• Toilet Paper – Hey, when the SHTF you might need to take a… well you know what I mean. Also useful for cleaning glasses, blowing your nose or as tinder for a fire.

Tier 3 – Overnight Distance 80 + miles.

Rush 24 by 5.11 Tactical

Rush 24 by 5.11 Tactical

If you are like me and the commute was extra-long or the traveling conditions were hazardous it may take you 24 hours to make it home. This will involve sleeping somewhere overnight unless you just have to plug on and make it all in one shot. For a Tier 3 Get Home bag, I would add to the contents of the first two tiers, the following:

  • Sleeping Bag – Size and temperature appropriate to your climate and season.
  • Large fixed blade knife – This could be used for larger chores like chopping firewood for your fire or making larger holes in people. I carry the Gerber LMF II.
  • Spare magazine for pistol – Can’t be too safe.
  • Walking Sticks – If you are walking 80 miles you would probably need a walking stick before it’s all over with. Walking sticks relieve pressure on your knees and can also be used with your poncho to make a shelter.
  • Advanced First AidBlood Stoppers, Celox and Ace Bandage
  • Additional Energy Bars or Survival Rations

What is the best bag to use for a Get Home Bag?

That is the million dollar question isn’t it? Well, first it helps to assemble all of your items to see how much space you need. For my Tier 1 Get Home Bag I use a Maxpedition Jumbo Versipack which fits everything I have, minus the shoes very nicely. I haven’t used them personally but am interested in the 5.11 Rush bags that come in three sizes to coincide with the duration of your stay (12, 24 and 72). I know the 5.11 brand and have several of their products, just not any bags and they have been of the highest quality. You do pay for that quality, but I think it is worth it and I want to get my hands on one of these bags for a review.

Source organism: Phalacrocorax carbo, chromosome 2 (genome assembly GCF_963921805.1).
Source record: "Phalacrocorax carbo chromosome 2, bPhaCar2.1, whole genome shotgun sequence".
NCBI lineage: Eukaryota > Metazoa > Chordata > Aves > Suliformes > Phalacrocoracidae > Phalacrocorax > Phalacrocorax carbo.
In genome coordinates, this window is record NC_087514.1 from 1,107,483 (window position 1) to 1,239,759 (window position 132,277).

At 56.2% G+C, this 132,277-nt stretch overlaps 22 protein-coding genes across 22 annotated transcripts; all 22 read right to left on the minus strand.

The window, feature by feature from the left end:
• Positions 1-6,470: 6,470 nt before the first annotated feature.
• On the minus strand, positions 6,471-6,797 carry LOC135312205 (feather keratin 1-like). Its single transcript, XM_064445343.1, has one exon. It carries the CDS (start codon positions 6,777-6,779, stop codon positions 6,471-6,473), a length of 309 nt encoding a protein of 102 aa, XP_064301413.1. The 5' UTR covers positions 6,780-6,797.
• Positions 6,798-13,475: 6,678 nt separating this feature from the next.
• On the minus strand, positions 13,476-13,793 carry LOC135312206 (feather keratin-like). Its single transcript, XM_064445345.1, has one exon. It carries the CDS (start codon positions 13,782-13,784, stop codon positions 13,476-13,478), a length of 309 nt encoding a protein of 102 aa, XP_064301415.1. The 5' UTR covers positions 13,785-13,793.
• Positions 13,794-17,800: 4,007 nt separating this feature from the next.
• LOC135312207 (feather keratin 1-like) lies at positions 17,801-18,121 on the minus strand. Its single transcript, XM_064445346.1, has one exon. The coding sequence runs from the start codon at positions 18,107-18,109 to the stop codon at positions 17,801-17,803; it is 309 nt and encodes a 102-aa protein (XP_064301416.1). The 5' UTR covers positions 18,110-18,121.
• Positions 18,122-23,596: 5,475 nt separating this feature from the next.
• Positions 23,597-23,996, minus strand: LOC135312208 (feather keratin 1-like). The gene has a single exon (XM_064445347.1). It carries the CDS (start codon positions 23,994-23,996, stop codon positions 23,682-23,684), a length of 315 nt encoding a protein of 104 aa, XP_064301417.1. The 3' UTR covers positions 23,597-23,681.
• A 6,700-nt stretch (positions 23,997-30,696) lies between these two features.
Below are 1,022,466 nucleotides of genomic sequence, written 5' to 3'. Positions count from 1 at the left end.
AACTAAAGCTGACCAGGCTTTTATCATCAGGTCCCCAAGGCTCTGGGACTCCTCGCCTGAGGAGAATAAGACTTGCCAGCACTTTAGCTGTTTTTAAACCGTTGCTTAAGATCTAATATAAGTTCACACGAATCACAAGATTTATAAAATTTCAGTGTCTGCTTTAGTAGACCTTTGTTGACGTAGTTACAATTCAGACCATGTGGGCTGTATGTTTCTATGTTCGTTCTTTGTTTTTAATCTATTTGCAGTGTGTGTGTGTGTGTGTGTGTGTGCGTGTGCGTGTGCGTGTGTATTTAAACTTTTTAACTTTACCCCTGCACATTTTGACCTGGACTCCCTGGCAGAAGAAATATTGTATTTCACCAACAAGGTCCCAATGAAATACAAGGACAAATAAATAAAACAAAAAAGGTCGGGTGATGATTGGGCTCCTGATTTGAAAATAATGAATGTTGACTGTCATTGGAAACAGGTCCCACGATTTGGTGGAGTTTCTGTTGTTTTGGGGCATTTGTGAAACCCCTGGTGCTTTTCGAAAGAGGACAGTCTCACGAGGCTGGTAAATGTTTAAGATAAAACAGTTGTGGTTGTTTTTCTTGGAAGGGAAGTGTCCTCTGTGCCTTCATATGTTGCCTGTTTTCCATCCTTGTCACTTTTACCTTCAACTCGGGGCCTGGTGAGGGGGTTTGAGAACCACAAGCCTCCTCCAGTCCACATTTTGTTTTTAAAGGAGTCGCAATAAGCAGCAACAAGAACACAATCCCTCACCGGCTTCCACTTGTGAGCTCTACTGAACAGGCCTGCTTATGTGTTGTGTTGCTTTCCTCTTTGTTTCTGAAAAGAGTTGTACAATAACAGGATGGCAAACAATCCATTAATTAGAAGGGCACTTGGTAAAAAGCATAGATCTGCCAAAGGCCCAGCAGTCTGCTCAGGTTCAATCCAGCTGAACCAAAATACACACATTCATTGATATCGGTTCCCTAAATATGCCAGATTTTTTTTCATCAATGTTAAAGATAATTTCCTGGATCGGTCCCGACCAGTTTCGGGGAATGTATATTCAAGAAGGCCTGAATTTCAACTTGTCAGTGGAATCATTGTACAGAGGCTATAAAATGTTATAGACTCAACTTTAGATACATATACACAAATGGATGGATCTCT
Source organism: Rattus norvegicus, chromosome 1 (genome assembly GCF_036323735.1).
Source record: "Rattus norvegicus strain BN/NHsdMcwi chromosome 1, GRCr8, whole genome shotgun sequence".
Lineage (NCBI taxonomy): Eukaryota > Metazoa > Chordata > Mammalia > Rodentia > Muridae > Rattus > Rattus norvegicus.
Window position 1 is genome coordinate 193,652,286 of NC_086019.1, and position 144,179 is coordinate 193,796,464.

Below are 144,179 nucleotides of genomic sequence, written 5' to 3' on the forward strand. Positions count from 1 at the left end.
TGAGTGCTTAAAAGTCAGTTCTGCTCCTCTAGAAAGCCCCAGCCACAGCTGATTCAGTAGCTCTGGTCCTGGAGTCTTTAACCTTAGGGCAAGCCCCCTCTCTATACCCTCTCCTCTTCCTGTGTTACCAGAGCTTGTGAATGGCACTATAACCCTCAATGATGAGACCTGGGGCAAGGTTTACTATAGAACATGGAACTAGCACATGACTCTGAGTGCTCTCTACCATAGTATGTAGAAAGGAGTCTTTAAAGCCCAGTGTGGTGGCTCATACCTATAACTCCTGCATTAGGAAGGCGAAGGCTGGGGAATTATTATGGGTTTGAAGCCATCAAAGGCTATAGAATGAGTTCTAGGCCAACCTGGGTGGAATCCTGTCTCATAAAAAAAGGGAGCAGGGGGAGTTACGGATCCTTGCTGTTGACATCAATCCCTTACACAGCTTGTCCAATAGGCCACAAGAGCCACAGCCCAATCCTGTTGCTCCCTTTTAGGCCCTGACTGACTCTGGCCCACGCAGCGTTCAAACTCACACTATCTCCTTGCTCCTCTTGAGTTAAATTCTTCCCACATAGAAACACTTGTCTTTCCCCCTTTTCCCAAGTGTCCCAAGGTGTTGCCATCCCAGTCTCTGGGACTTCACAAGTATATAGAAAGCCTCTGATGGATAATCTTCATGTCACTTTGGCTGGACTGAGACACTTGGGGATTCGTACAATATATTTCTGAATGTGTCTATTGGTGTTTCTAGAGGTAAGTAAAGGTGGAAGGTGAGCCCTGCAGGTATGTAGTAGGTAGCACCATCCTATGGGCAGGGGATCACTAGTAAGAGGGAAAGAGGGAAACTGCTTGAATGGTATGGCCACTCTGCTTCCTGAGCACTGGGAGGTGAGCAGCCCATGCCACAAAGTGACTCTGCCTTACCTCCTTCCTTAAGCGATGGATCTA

I have also been interested in looking at the Paratus 3 Day Operator’s Pack from 3VGear. The price is certainly reasonable so I am considering getting one of those to review also. At less than half the price of a 5.11 bag, it’s worth considering. There are so many options out there and you don’t have to spend a fortune on a bag to hold your gear. Most likely you aren’t being dropped into hostile territory in Afghanistan so most regular backpacks will do the job for you but your own needs and tastes will decide what works best.

In conclusion, you might be wondering what the difference between a Bug Out Bag and a Get Home Bag is and if you count all of the tiers together, throw in some more food and maybe cooking utensils you are pretty much looking at the same thing. It might be a good indicator that you have too much if you can’t tell the difference. Either that or you work a long way from home.

Hopefully this helped with some information. Any items I missed?

If you liked this article, please rate it.

  • tman

    where I live I think the more appropriate choice for a get home bag would be something like a Northface book bag with your supplies. This is because I live and travel through a pretty urban area. I try to be the gray man when possible. However the furthest i am away from home is about 13 miles or so. Granted if I was 80 miles away I would go with a bigger more conspicuous bag for the neccesary equipment.

    • It would be more appropriate where I live too just from the standpoint that I would stand out less. I think that there are plenty of people with bags like this now though that I could pull it off. Have you ever walked through the airport? They are everywhere.

      Also, if it was bad enough that I had to walk back home I don’t think anyone would notice because like you I have a relatively short walk. Normally I would say you don’t want anything too tactical, but a bag like this isn’t the same as rocking your AR15, vest, thigh-rig combo so I thought it could still work.

      Pat

  • Stephanie

    Way Back… before everyone had cel-phones, I got stuck in a snow storm. My fancy little car couldn’t make the steep hills home, so I had to walk. It was less than 10 miles. But there I was, a 20 year old girl with flimsy shoes, a wind breaker walking home alone on a dark miserable night.
    I’ve carried a “Get-Home” pack ever since. As my life has changed, so has my pack. I always have a spare dog leash and horse halter… Additionally, children require their own small packs.